One Ironhorse soldier goes the extra mile providing supplies necessary to keep the Army in motion and to care for soldiers.
Sgt. Amelia Bradley, an automated logistical specialist with Headquarters and Headquarters “Hammer” Troop, of the 1st “Ironhorse” Brigade Combat Team, 1st Cavalry Division, enlisted in the Army just two days after graduating high school.
Bradley has spent her entire 14 years of service as an automated logistical specialist at multiple duty stations including five deployments to Bosnia, Iraq, Haiti and Kuwait. Logistics and supply fall under the Quartermaster Corps which offers roughly a dozen military occupational specialties.
“If you’re not someone who likes to help, has a spirit of hospitality, and likes to serve other people, then (this) might not be (the job) for you,” Bradley said. “You have to love what you do.”
Bradley’s friend, Sgt. Diedra Marien, a unit supply specialist also with Hammer Troop, has worked with Bradley since 2011, believing she is the “total package” soldier.
“You’re still a soldier 24/7, but there are other challenges (you) have to face outside of this suit,” Marien said, referring to Bradley’s commitments after hours.
Marien believes Bradley’s balance of single motherhood, school, church work and career is challenging.
Bradley has gone out of her way to take care of soldiers on multiple occasions, Marien said. On Bradley’s off time she has checked on and cared for an injured soldier after an accident and bought balloons for another soldier following surgery.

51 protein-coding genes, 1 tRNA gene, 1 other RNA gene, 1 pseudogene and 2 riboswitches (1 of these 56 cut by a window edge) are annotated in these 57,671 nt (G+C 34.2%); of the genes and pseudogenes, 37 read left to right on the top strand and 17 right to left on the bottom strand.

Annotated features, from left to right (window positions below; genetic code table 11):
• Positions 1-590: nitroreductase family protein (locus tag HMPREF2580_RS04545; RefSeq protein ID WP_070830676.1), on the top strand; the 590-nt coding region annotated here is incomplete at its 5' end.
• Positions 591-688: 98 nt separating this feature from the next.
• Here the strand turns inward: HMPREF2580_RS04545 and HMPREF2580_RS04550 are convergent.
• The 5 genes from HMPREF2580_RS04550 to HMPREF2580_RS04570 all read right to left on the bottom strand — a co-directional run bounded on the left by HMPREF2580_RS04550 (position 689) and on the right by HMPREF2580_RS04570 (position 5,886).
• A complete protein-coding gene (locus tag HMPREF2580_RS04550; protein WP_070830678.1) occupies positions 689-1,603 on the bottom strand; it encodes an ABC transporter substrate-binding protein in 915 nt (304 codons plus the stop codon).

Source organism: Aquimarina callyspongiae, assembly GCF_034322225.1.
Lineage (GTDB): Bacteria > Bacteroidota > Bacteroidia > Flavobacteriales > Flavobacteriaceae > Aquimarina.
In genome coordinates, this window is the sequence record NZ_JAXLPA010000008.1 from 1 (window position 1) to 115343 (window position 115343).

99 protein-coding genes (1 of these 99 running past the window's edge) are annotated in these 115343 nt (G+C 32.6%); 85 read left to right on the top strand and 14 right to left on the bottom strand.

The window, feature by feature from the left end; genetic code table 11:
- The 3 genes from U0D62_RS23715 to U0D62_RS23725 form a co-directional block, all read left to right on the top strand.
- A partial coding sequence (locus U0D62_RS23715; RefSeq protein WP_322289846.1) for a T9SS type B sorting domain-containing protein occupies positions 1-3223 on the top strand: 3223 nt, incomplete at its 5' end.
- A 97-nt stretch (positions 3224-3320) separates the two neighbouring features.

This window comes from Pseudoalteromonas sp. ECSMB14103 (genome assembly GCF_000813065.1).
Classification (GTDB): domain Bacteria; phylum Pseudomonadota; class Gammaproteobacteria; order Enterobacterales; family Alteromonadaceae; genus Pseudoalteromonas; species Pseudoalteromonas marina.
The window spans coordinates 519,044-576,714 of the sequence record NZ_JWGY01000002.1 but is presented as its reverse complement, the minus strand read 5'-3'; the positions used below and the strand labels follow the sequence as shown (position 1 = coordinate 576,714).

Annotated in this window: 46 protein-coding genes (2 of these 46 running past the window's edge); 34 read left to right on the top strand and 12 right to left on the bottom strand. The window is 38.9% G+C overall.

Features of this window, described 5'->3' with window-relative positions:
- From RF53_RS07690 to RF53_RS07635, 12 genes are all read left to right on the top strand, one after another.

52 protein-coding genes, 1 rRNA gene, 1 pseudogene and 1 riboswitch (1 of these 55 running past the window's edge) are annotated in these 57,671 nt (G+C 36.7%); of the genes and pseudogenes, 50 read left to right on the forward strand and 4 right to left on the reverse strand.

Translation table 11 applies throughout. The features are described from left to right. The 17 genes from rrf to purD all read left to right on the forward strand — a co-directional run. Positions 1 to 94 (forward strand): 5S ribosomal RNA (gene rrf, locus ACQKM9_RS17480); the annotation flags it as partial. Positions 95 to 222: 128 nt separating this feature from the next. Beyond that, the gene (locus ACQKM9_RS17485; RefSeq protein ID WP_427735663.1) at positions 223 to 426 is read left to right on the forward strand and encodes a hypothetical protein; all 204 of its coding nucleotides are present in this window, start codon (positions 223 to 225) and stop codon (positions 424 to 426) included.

“(Bradley) won’t be a forgotten (noncommissioned officer) because people know her to be true to what she does,” Marien said. “I believe that she does work hard and it shows.”
Marien said soldiers, including ones from previous units, have looked to Bradley for advice about work or life in general.
Marien believes Bradley’s proficiency and knowledge of her job reveals she is passionate about her career.
“Knowledge is power,” Marien said. “(Bradley) knows what she’s doing.”
Marien said when it comes to work, Bradley has a good attitude.
“I like being able to provide help and support to make sure that the overall mission is successful,” Bradley said.
Bradley believes quartermasters are the backbone of the Army because every soldier needs supplies.
Soldiers deployed or training in the field drive military vehicles and every vehicle needs parts, Bradley said. Logisticians order the parts ensuring equipment is mission capable at all times.
“We supply (soldiers) with the necessary equipment to be able to roll out with no problems,” Bradley said. At the end of the day, no mission would be successful without a quartermaster soldier.
Working in the receiving and storage section at Forward Operating Base Al-Qayyarah West, Iraq in 2005 was Bradley’s most memorable time as a logistician. Her mission was to receive and ship supplies to nearby installations.
“We (weren’t) just affecting just the unit where we were,” Bradley said. “We were pretty much supporting units in the surrounding area as well.”
Bradley added that her job plays a large role in affecting the Army as a whole.
“You have to love just knowing that you are a vital, important part to the mission,” Bradley said. “I’ve had plenty of opportunities to reenlist and switch over to another (occupational specialty) but I like being a logistician.”